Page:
This $6.2 million mansion was once 40-room hotel for gold miners

(Bloomberg) — By 1919, when James “Rawhide Jimmy” Douglas built a hotel directly outside the entrance to his copper mine in Arizona, he was already rich.

Shares in his company, United Verde Extension Co., had gone from 15¢ a share in 1912 to $35 a share by 1916 (more than $800 in today’s dollars), and Douglas, the scion of a wealthy mining family, was feeling so flush that he decided to build his miners a dorm-cum-hotel at the entrance of the Little Daisy Mine in Jerome, Ariz.

The hotel, appropriately named the Little Daisy Hotel, had 40 rooms, a grand dining room and reception area, and views of the surrounding landscape. “Supposedly, the miners felt like it was too fancy for them,” says Lisa Acker, the building’s current owner. “But when they were here, they’d hot-bunk [share beds], doing eight-hour shifts.”

Originally, she adds, the hotel had “gang showers” and bathrooms, except in the swankier rooms reserved for Douglas’s guests.

By the mid-1950s, the mining economy in Jerome collapsed, and the hotel fell into disrepair, along with the rest of the area.

“They sold all the windows and doors, even the tile roof,” says Acker. “Everything was sold for salvage, and people just walked off with whatever they didn’t strip.”

The building’s concrete husk was sold to William Earl Bell (who helped develop the atomic clock) in 1969 as part of a larger land deal involving more valuable, adjacent property. It wasn’t until 1995 that Acker and her husband, Walter, purchased the property and decided to turn it into a private home.

The couple had spent the previous decade developing 20 acres of land in Montana; after they sold that property, they were ready for a change.

“We found this place, and Walter was like, ‘Would you want to buy it?’ ” Acker recalls. “I was like, ‘Um, it’s a pretty big place. Let’s go back and visit it again to make sure.’ ”

The couple returned to Jerome. After doing some measurements, getting a few bids from builders, and looking at the plans for the original hotel in the town’s museum, they decided to purchase it.

The building was officially listed as being 35,000 square feet, on 3.45 acres. After going through it, they discovered that the house was about 9,000 square feet per level for a total of about 27,000 square feet. The purchase price was $190,000, Acker says.

More than two decades later, Acker is putting it on the market, listing it with Russ Lyon Sotheby’s International Realty for $6.2 million. Acker’s husband passed away unexpectedly last September, she says, adding that the house’s 12,000 square feet of indoor space, 2,900 square feet of covered porches, the 2,600-square-foot garage/workshop, and 9,000-square-foot rooftop garden feel a bit excessive for one person.

“People always used to say, ‘Only two people live there?’” says Acker. “Now it’s, ‘Only one person?’ It makes me giggle.”

Living (in) history

The process of turning a concrete husk into a livable mansion took the better part of a decade, and the bulk of the work was performed by Acker and her husband themselves. The couple had been married for only five years when they purchased the property, but the experience in Montana “showed us that we could build something together and stay together,” she says.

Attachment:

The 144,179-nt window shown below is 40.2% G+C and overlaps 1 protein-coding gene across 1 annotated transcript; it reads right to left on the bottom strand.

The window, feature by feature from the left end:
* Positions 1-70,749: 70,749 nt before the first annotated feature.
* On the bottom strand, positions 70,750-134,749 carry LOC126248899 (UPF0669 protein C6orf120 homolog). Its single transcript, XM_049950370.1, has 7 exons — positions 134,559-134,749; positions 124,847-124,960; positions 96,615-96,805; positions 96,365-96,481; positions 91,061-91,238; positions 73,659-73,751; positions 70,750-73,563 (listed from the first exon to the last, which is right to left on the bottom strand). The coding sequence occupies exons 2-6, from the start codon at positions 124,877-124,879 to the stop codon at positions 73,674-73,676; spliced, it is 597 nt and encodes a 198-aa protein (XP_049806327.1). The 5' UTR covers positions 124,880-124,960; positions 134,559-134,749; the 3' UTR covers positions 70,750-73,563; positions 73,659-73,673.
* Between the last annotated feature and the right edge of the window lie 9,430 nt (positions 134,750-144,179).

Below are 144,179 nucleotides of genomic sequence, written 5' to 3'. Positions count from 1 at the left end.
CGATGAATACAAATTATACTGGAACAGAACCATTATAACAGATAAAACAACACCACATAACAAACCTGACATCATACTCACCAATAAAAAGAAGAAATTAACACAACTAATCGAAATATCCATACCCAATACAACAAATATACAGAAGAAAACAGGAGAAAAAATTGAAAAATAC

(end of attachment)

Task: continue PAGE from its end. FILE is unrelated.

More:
Initially, they lived in an airstream trailer parked outside the property as they worked to put a roof on the building. Next, they lived in an enclosed part of the building as they worked to make the rest of it habitable.

“A firm in Phoenix did all the exterior windows, which are made from solid oak,” Acker says. The windows alone took a year and a half to make, during which time, “we just focused on other things,” she says.

The couple had access to blueprints and historic photos and did their best to recreate interior moldings and decoration.

The major shift was the roof garden, which the couple was inspired to create after realizing that—thanks to disintegrated plaster and concrete—it already had a nine-inch-thick floor. So they put a vegetable garden, a fire pit, a kitchen, a fish pond, a hot tub, and a croquet lawn (“which you can use as a putting green”) on the third story, which has predictably stunning views.

Indoors, they reconfigured the second floor to comprise eight bedrooms. Three are en-suite. Five are smaller, in the footprint of the original miners’ rooms.

The first floor mostly consists of three massive rooms: the living room, accessed through the main entrance; the dining room, in which the Ackers once comfortably seated 120 people for a wedding; and a theater and pool room. There’s also a 1,000-square-foot kitchen.

The project was fully completed in nine years, she says.

“My husband made a lot of the furniture in the house, and he made the cabinets in the kitchen,” Acker says. “In the dining room, I can’t see anything he didn’t make, except for the chairs at the dining table.”

Tourist appeal

Acker says she and her husband never intended to sell the house or turn it into a commercial venture.

“We didn’t want to turn it into a bed and breakfast, because we didn’t want to have to wait on people,” she explains.

Acker acknowledges that it might appeal to someone interested in reverting it back to a hotel but says that the area—a tourist destination roughly between Phoenix and the Grand Canyon—can make the home appealing to well-heeled buyers in search of a vacation home.

“A family might like this as an extra home,” she says. “A lot of people from L.A. come out to this area. There’s Lake Powell and so many attractions.”

Acker says that she’s fine with selling the house. “I guess I’m selling because I’m going on to a new phase of my life,” she says.

(By James Tarmy)